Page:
Read time – 3 minutes
Plastic scrapes along the coarse river bed, ripples lapping at the shore. The chipped wooden oars come to rest in the shallow water beneath us.
On a grassy mound in the distance, I am distracted by two men standing knee-deep in the River Toa which flows through Cuba, casting and reeling for fish as they laugh with each other. A large steady hand stretches out, helping me find my footing on the slippery bank.
Meeting the Cuban Wildlife
On entering the biosphere reserve, everyone has stopped in their tracks, necks craned towards the huge trees. “Look look, just there, to the right of the branch that forks in two” exclaims Norge, our enthusiastic guide. Confused, we each try to distinguish one branch from another to locate what it is that he is referring to.
He borrows a camera and using a telephoto lens snaps a picture to prove his sighting. Once I know what I am looking for, a lizard magically pops into the foreground and all of a sudden it seems hard not to see it, even sitting against the vibrant green leaves.
We are amazed by Norge’s sharp eyesight and he continues to impress as we trek amongst a forest of Royal Palm, cacao and banana trees, encountering hummingbirds, butterflies, a family of wild pigs and plenty more lizards in disguise.
In this part of Baracoa in Cuba, cacao trees grow in abundance due to the fertile land and reliable rainfall. It is no coincidence that Che Guevera founded a cocoa factory in Baracoa, now one of the best places for Cuban chocolate.
We learn about the process of harvesting the fruit, taste its fleshy white seeds and see them dried ready to be made into cocoa balls or powder. At a clearing, we try the local’s favourite drink (rum aside) called Chorote; a hot, thick, bitter cocoa made with milk.
Locals in a farmhouse further on have laid out a collection of fruit on a rickety table. We indulge in papaya, banana, guava and pineapple to freshen up. Norge also picks ripe oranges from a nearby tree and urges us to try them.
There’s no doubt that they are only ever used to make potent marmalade. They were so sour my eyes started to water! By then it’s too late. Norge’s trick has worked and soon we are all laughing at the sucking-lemon contortions of our faces!
Back in town, we learn that Baracoa was conquered by Christopher Columbus in 1492 and became the first Spanish settlement of Cuba, cut off from the rest of the island until La Farola, a winding road through the imposing backdrop of mountains, was completed in the 1960s.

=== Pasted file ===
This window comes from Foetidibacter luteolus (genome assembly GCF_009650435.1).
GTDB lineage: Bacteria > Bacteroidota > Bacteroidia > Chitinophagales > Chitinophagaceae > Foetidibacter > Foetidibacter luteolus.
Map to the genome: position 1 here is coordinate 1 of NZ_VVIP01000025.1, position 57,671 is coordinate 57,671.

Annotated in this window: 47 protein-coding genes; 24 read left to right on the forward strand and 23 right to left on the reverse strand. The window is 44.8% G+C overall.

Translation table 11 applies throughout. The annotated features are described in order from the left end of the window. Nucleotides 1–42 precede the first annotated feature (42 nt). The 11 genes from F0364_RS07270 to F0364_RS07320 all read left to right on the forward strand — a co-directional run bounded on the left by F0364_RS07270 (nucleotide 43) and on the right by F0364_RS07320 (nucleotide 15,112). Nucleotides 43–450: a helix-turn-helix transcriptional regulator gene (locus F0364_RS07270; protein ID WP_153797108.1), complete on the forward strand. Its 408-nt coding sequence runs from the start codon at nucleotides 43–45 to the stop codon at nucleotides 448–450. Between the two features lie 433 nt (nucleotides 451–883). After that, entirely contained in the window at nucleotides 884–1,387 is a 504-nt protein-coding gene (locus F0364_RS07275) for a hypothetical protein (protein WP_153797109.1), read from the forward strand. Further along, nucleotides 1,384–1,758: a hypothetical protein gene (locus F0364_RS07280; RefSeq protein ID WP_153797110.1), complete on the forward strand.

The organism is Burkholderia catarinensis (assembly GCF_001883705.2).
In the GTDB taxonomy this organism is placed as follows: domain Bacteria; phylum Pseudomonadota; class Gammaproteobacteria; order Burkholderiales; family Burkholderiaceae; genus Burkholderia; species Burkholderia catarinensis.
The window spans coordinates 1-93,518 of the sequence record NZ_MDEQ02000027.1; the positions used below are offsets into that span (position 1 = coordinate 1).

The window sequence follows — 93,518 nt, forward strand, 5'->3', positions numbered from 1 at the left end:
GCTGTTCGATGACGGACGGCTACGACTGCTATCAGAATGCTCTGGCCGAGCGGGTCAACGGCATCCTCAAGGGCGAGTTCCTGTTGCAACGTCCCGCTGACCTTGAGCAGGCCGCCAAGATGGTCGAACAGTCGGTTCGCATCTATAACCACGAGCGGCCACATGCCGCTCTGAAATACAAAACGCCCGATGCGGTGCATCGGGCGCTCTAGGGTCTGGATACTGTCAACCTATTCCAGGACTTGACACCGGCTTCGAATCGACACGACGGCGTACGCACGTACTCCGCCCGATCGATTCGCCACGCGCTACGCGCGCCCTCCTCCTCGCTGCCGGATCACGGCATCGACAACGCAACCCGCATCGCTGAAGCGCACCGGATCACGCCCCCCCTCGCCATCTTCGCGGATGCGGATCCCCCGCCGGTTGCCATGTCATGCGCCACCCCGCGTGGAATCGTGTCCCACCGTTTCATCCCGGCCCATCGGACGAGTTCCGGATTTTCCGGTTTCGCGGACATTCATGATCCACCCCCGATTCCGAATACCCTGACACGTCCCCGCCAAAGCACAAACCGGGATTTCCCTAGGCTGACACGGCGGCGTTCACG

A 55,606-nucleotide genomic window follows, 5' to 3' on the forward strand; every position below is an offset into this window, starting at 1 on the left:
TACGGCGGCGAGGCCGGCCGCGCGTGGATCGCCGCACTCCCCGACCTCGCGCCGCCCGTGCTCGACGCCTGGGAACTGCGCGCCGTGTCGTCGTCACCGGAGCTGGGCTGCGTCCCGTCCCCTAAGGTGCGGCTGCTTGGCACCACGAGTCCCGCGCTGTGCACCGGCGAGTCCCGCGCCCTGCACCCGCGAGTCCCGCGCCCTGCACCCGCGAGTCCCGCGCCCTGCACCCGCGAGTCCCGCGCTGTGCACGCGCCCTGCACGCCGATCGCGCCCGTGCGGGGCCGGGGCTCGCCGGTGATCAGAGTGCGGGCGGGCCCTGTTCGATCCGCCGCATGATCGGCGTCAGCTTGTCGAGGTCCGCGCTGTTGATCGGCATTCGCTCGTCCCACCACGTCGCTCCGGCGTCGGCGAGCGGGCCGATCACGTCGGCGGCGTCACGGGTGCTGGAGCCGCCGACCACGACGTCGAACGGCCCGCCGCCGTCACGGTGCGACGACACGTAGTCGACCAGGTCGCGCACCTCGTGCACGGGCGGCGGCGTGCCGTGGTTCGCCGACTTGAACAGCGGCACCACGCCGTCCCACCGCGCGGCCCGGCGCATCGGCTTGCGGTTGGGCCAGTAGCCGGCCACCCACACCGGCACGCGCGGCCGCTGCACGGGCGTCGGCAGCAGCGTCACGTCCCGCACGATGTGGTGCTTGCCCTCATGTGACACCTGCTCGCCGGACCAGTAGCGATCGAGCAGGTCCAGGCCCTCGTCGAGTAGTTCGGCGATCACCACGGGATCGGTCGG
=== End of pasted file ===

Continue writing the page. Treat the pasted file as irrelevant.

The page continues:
Walking along the dusty streets, Baracoa gives the impression of a small, sleepy town with its faded, crumbling exterior. The elderly reside on antique rocking chairs, watching the world simmer by from their verandas, as bicycle-taxis tout for business and children in neat school uniforms walk by, engrossed in conversation.
My opinion of sleepy Baracoa changes when I meet a man with the words Cuba Libre shaved into his head, puffing on the longest cigar I’ve ever seen. He tells me that Baracoa is different when the sun goes down and, in his broken English, insists I visit the Casa de la Trova (the famous House of Music) to see what Baracoa is really like after dark.
I take his photo expecting him to ask me for 1 CUC, but he’s far more interested in talking than money. We arrive as instructed later that evening and the party is already in full swing. In a room the size of a lounge, the songs of an eight-piece live band are resonating through the wide-open windows as agile salsa dancers vie for space on a tiny dance floor.
Two large plastic tables are found and arranged for us outside and a dozen expertly crafted mojitos arrive soon after, each presented in a jam jar. After a liberal amount of Cuban rum, we’re all joining in with the music, lead by our guide Tony who taught us some valuable salsa steps earlier in the trip.
No-one wants the night to end but it gets late and the rain clouds threaten to interrupt our 4km bicycle-taxi journey home. So we set off in convoy, two on each bike, impressed by the strength of the cyclist’s legs and ability to navigate the pot-hole filled roads! Greeted by a steep vertical incline on the last section of road, our driver shows his relief at our decision to dismount.
The rain responsible for Baracoa’s lush landscape catches up with us and we dash the final 100 metres to the safety of our hotel. Invigorated once more, this seems like a fitting end to another great day and I sigh with satisfaction, knowing I am one of the few to see where Cuba began. By Vicky Boughton – Product Executive
Browse trips to Cuba below and find out more about this incredible country.